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NTT Com’s new CEO moves fast, has big plans

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Tetsuya Shoji reveals ambitious plans on his first visit to London as the head of the company

NTT Communications CEO Tetsuya Shoji announced plans for aggressive expansion during his first visit to London since taking charge of the company in June.

He said NTT Com plans to grow its data center floor space from 214,000 square meters in 2014 to 349,000 square meters by the end of 2015, while maintaining the quality of service that the company is known for.

Shoji discussed the acquisition NTT Com plans to make in Indonesia, announced that its latest data center in the UK has been delayed, and offered details on the ‘next-generation cloud platform’ the company expects to launch by December.

Out of control

Tetsuya Shoji, CEO and president of NTT Communications

Tetsuya Shoji, CEO and president of NTT Communications

Source: NTT Coms

NTT Com is a subsidiary of the Nippon Telegraph and Telephone Corporation - one of the world’s largest telecommunications companies by revenue. It dominates the Japanese market - and according to research by DCDi, Japan is the leading nation in Asia for data centers, with a whopping 3.4 million sq feet.

Shoji assumed the responsibilities of president and CEO of NTT Com in June. He has been working for the company since 1977 - among other things, he established the NTT Deutschland GmbH soon after the fall of the Berlin wall in 1991.

A self-confessed fan of motorsports, Shoji said his personal motto was borrowed from Formula 1 champion Mario Andretti: ”If everything seems under control, you’re just not going fast enough.” In line with this philosophy, he unleashed a barrage of announcements about NTT’s upcoming products and strategy going forward.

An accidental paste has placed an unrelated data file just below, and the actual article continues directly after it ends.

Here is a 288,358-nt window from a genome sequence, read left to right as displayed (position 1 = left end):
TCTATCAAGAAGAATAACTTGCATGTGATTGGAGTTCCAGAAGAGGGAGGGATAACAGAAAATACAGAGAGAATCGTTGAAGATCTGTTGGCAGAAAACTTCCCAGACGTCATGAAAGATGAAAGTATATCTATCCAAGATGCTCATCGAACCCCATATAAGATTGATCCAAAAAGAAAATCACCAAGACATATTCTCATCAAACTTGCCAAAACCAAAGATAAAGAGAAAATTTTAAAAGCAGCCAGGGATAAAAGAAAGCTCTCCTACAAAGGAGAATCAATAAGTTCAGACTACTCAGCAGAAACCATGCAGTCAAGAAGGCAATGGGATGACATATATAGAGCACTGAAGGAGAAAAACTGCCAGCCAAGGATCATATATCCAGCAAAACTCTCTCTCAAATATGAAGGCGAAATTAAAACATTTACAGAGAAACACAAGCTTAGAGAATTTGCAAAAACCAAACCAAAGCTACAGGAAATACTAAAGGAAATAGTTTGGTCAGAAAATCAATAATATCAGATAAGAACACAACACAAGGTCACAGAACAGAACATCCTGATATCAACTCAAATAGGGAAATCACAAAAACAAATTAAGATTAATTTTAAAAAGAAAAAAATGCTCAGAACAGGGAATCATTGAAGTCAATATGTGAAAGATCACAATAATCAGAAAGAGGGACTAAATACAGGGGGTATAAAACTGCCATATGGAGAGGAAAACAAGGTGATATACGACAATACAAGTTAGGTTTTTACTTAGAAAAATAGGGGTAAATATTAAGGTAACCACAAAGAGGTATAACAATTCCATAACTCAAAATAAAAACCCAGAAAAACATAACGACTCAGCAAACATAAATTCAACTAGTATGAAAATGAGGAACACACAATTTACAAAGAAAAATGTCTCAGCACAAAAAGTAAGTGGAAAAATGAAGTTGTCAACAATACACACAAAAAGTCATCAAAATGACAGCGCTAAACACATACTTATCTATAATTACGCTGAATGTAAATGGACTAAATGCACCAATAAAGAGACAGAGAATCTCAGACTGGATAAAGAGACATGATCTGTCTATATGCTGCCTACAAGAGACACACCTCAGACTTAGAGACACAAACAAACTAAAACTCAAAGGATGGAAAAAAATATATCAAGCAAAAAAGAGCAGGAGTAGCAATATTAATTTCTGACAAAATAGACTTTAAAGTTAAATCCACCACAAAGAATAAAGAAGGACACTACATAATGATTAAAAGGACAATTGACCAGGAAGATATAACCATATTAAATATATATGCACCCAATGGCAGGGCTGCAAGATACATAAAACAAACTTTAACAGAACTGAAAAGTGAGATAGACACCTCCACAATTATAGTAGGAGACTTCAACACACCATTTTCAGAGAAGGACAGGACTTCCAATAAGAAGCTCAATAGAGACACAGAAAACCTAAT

“Sprawling ICT estates across multinationals prevent business transformation. They reduce speed and add unnecessary complexity,” he said. “Our role as the global ICT partner will be to reduce this friction.

“Where we continue to invest is growth areas – data center services and cloud services.”

Shoji said NTT will continue making major acquisitions like the recent e-shelter purchase, which completed this month. For example, later this year the company will be buying a yet-unnamed data center operator in Indonesia.

“In this market, we have been looking for land and real estate for several years – it is a good environment for us. But because it was difficult to find, we have made the judgement that it is quicker to buy a company that already has a data center facility,” explained the CEO.

Following the acquisition of British data center operator Gyron, NTT will be looking at bolstering its presence in continental Europe next, especially the regions where it doesn’t already have assets.

Shoji admitted that the opening of a new data center in the commuter town of Hemel Hempstead, 30 miles northwest of London, has been delayed. The facility was originally expected to go online in June, but will now welcome its first tenants closer to the end of 2015.

In addition, NTT will continue growing its cloud: the company offers cloud services from 13 locations in 10 countries, but will add new facilities in Spain, India and China before the end of the year.

The CEO also teased a ‘next-generation cloud platform’ - actual name yet to be announced - which will complement NTT’s existing public and private cloud services. This platform will combine physical and virtual servers in a single environment, and will be launched sometime in December.

“This cloud is much more enterprise-oriented, so for example we can provide a bare-metal service or hosted private cloud services,” added Motoo Tanaka, SVP of Cloud Services at NTT Com.

Also from December, NTT will offer customers free bandwidth on a 10G network between 40 of its data centers – an approach which was pioneered by IBM’s SoftLayer. Unlike SoftLayer, NTT will not limit the offer to public cloud data centers, but include colocation facilities too – something it says is a first for the industry.

“SoftLayer is threatening our business because they are also providing network services in addition to cloud services, so we have to do something to compete with them,” explained Tanaka.

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